Is there any current trend thats become a greater pain to fans of genre work than the concept of found footage? The success of The Blair Witch Project in 1998 seemed like a relative fluke, a flash-in-the-pan that suggested that audiences were rewarding originality and that the internet could be used to successfully market a movie. Although there were a few tries here and there over the years, the idea of found footage becoming a formidable sub-genre was ridiculous.
Then came the triple threat of Cloverfield, Rec and Paranormal Activity proving that giant monsters, zombies and poltergeists could all thrive within the framework of first-person cheap-ass camera techniques. Once PA did gangbusters on an obscenely small budget, found footage was off to the races and soon Netflix, Redbox, LoveFilm and VOD were cluttered with indie pictures looking to cash-in with identically nihilistic tales of unassuming characters wandering about with a camera when they should be running like hell and getting killed down to the last person by something no one will ever see clearly.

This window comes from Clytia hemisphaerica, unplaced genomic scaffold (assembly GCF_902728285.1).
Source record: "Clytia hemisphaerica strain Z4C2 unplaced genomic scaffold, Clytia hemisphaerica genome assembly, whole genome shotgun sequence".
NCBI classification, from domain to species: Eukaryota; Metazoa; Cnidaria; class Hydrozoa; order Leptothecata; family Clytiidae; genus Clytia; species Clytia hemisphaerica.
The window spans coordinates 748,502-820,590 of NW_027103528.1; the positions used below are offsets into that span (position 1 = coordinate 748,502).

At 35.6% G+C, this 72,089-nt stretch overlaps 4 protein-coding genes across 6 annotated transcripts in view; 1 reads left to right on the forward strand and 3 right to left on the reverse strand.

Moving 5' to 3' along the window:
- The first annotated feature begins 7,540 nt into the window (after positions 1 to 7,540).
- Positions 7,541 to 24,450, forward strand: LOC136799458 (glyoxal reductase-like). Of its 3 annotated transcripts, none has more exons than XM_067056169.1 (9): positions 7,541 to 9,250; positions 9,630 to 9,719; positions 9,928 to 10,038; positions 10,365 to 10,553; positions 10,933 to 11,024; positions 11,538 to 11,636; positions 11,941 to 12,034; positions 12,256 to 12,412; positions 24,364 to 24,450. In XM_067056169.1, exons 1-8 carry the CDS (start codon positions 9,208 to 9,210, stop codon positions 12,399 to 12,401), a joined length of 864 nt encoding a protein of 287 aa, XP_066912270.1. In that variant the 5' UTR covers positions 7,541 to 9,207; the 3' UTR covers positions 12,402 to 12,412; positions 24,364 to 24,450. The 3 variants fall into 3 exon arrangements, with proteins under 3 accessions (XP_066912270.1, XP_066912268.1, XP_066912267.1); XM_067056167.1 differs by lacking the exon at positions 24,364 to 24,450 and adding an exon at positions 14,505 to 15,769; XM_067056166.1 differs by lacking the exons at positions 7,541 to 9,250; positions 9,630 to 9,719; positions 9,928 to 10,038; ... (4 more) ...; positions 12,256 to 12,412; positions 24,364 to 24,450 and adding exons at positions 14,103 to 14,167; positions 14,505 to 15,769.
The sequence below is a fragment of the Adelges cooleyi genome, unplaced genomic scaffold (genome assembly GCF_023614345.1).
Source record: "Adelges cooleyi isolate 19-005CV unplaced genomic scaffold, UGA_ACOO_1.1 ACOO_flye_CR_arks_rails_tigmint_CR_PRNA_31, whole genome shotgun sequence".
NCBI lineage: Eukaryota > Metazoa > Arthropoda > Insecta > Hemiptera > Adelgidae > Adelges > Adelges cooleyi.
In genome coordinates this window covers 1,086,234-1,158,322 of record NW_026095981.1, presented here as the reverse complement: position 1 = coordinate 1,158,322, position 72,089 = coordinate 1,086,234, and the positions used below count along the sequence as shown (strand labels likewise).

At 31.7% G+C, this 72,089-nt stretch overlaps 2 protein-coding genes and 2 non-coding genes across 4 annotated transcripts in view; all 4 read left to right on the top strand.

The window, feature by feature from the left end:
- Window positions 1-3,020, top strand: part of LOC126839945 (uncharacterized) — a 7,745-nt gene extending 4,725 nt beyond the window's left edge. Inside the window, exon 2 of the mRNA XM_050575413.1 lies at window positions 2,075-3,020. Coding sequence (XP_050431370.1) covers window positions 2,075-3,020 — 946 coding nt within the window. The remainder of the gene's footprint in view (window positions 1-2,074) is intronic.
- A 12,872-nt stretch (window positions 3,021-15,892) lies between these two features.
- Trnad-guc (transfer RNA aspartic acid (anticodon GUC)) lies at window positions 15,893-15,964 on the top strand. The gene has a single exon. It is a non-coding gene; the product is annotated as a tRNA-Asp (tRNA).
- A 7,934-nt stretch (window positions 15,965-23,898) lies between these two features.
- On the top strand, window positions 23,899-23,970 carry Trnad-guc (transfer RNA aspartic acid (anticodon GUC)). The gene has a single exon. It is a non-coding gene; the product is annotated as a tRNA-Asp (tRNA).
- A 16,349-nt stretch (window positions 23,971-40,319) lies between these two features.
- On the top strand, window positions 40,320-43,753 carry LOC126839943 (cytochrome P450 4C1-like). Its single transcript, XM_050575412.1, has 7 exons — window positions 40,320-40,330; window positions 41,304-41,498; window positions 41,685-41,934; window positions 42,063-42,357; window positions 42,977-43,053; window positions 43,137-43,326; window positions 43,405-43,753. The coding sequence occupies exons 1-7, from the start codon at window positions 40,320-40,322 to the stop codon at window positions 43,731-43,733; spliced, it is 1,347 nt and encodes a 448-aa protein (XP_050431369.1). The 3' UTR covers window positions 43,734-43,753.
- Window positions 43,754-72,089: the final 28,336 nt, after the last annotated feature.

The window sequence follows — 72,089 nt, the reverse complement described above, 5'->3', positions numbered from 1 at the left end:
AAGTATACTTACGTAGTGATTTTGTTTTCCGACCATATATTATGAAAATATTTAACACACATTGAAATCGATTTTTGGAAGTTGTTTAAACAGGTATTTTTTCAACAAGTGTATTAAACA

Thats it then, right? Theres an entire stable of films thrown in the dumpster, minus the one or two worthy exceptions that we can rely upon festival goers to point out for us. Outside of non-horror fare like End of Watch, or more brutal, esoteric fare like Man Bites Dog, or near satires like Troll Hunter, theres not been much to write home about. As a film fan, theres nothing Id like more than a forced retirement of found footage, but its hard to deny that if you look closely enough you can find some well-done and interesting films created in that style.
Here, for your perusal, are fifteen found footage thrillers that youve not only probably never heard of, but you are also likely to enjoy. Everything from stuff thats been well and truly forgotten to a couple of movies just finishing up the festival rounds, this is your guide to the best of whats off-the-beaten-track.